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This applet illustrate the complex dynamics of the Hamiltonian Mean Field (HMF) model. A system of N fully coupled inertial rotators.
For reference see for example the following review papers

"The Hamiltonian Mean Field Model: from Dynamics to Statistical Mechanics and back”, T. Dauxois, V. Latora, A. Rapisarda, S. Ruffo and A. Torcini, Chapter of the volume: ``Dynamics and Thermodynamics of Systems with Long Range Interactions'', T. Dauxois, S. Ruffo, E. Arimondo, M. Wilkens Eds., Lecture Notes in Physics Vol. 602, Springer (2002) [cond-mat/0208456].

"Dynamics and Thermodynamics of a model with long-range interactions", A. Pluchino,V. Latora, A. Rapisarda, Continuum Mechanics and Thermodynamics, 16 (2004) 245.

"Nonextensive thermodynamics and Glassy behaviour in Hamiltonian systems", A. Rapisarda and A. Pluchino, Europhysics News 36 (2005) 202.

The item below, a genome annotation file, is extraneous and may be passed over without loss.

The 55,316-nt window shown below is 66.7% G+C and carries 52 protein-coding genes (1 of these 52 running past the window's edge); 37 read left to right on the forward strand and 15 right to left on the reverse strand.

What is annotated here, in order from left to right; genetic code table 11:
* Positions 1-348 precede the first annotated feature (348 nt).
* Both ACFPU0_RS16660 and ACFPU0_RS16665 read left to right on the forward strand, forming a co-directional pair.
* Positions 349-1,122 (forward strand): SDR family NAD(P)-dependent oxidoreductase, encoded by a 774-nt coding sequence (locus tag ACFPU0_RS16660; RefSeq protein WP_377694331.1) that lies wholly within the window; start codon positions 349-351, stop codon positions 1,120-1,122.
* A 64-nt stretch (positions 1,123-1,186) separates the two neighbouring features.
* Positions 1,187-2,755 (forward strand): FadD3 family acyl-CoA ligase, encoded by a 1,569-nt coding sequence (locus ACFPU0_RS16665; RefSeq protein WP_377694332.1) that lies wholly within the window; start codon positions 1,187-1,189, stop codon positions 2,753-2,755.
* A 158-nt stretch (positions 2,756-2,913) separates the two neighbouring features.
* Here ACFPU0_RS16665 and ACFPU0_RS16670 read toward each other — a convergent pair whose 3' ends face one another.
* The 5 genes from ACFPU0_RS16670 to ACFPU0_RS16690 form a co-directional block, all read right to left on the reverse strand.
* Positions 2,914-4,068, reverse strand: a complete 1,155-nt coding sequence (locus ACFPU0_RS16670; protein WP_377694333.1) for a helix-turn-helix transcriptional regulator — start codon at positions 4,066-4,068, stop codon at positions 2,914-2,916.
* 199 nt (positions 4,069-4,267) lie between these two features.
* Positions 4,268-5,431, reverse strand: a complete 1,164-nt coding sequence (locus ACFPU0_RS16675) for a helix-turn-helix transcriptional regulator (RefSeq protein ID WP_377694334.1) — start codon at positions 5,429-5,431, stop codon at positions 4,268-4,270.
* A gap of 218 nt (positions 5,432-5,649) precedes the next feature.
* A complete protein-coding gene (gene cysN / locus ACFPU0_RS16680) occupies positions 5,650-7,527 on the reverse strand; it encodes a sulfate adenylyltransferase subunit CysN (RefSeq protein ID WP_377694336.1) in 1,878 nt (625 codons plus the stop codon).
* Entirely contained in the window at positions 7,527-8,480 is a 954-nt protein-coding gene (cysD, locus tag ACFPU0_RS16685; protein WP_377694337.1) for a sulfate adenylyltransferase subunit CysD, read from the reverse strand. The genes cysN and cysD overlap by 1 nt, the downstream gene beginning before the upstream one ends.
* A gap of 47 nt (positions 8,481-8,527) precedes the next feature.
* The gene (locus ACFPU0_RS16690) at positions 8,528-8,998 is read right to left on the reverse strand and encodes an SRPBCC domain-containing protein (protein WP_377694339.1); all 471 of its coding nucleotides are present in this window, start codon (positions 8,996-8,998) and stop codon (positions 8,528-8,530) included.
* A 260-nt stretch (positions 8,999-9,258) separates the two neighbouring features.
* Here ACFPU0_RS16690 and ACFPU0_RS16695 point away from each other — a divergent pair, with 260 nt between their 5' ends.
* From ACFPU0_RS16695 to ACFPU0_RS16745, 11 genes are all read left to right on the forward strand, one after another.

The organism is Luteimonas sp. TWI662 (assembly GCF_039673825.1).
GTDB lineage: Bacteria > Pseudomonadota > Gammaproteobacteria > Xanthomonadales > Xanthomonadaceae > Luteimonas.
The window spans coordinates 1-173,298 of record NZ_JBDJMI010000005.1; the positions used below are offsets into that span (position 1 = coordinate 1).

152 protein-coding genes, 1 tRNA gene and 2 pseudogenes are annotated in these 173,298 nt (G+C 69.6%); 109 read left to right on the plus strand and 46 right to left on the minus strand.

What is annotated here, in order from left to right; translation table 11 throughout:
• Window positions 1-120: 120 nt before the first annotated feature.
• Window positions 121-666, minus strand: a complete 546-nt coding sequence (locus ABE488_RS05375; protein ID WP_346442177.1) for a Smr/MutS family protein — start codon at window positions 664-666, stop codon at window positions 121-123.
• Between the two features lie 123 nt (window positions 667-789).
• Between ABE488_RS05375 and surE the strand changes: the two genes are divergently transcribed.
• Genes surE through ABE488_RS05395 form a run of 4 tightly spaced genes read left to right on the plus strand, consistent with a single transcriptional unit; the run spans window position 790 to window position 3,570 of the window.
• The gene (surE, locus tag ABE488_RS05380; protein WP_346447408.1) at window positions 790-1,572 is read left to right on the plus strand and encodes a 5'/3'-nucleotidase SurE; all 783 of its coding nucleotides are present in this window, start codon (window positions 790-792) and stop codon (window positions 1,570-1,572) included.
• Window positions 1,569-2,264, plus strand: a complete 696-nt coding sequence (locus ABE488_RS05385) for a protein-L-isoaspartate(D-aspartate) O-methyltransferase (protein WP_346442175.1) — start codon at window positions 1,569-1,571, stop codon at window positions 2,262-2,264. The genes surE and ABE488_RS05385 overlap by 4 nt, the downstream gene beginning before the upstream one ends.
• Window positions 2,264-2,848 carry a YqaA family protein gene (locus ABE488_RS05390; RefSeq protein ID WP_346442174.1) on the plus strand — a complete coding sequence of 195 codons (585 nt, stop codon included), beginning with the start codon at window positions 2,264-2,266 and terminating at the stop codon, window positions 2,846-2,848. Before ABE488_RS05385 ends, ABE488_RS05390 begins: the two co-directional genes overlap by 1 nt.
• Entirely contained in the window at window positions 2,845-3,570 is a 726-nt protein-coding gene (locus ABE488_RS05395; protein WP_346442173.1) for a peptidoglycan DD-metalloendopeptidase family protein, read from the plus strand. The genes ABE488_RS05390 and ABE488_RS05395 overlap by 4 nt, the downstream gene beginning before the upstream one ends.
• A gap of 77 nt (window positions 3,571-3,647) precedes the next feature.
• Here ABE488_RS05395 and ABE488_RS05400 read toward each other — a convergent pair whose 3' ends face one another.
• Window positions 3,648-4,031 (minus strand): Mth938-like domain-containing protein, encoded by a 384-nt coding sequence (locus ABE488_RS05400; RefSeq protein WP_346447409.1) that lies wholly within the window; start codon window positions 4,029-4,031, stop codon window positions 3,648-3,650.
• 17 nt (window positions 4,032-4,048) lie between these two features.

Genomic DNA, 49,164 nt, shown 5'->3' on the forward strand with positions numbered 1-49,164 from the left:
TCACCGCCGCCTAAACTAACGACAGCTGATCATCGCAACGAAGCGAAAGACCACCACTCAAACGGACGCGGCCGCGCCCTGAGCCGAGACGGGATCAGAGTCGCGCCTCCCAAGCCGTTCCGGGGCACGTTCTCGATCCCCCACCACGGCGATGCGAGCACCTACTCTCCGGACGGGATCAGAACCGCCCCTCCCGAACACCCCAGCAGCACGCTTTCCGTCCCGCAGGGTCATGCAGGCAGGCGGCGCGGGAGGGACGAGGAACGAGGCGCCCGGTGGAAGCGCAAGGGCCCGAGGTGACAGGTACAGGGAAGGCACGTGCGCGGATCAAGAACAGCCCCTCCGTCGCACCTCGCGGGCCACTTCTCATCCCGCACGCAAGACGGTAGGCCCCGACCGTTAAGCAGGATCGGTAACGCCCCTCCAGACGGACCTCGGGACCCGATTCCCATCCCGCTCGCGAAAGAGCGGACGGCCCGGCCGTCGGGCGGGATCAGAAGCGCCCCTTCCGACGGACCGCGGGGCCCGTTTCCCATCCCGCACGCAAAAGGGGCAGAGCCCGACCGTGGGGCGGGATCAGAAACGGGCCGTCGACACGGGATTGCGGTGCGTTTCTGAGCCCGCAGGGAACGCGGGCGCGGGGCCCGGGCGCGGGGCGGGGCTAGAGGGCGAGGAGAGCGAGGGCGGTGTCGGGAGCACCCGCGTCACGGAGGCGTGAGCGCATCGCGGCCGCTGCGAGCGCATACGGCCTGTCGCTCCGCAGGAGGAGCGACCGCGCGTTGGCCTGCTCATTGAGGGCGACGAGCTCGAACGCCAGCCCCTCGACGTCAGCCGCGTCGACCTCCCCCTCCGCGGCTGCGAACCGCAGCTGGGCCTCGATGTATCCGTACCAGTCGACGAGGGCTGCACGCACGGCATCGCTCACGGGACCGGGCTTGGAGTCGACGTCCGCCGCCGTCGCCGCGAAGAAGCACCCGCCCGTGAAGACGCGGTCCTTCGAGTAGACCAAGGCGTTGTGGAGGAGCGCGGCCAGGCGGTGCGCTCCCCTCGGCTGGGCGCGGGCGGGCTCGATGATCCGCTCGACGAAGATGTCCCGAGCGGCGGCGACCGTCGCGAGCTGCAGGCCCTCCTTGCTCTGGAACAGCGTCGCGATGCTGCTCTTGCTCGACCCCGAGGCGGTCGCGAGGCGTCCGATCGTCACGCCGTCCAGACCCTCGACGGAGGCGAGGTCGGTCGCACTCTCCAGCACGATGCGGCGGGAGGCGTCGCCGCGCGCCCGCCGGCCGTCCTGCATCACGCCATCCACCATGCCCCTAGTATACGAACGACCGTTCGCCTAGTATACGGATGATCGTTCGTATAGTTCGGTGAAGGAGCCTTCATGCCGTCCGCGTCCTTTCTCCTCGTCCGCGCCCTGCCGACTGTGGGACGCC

"Metastability in the Hamiltonian Mean Field model and Kuramoto model" A. Pluchino,A. Rapisarda, Physica A 365 (2006) 184


The model shows a second order phase transition as a function of the energy per particle U=E/N. However it has also a very complex dynamics before equilibration expecially before the critical energy U=0.75. Expecially at U=0.69, several dynamical anomalies have been observed, i.e. negative specific heat, anomalous diffusion, vanishing Lyapunov exponents, non-gaussian distribution, aging and glassy dynamics.
The Hamilton equations are solved by means of the Euler method


To explore the complex dynamics of the model, you can change the initial conditions and the energy. Then you should observe how the microscopic dynamics in mu-space changes and how the time evolution for the magnetization changes. Observe also the instantaneous pdf in position x and velocities p.
Check energy and momentum conservation. Decrease the time step dt for increasing the accuracy of the calculations


This applet was developed by Alessandro Pluchino and Andrea Rapisarda, within the Cactus Group research activity. For more information please visit the Cactus Group web site
You can use this applet for non commercial use, giving credits to
Alessandro Pluchino and Andrea Rapisarda, Cactus Group, Dipartimento di Fisica e Astronomia e INFN, Università di Catania, Via S. Sofia 64, 95123 Catania, ITALY

Please give also credit to
Wilensky, U. (1999). NetLogo. Center for Connected Learning and Computer-Based Modeling. Northwestern University, Evanston, IL.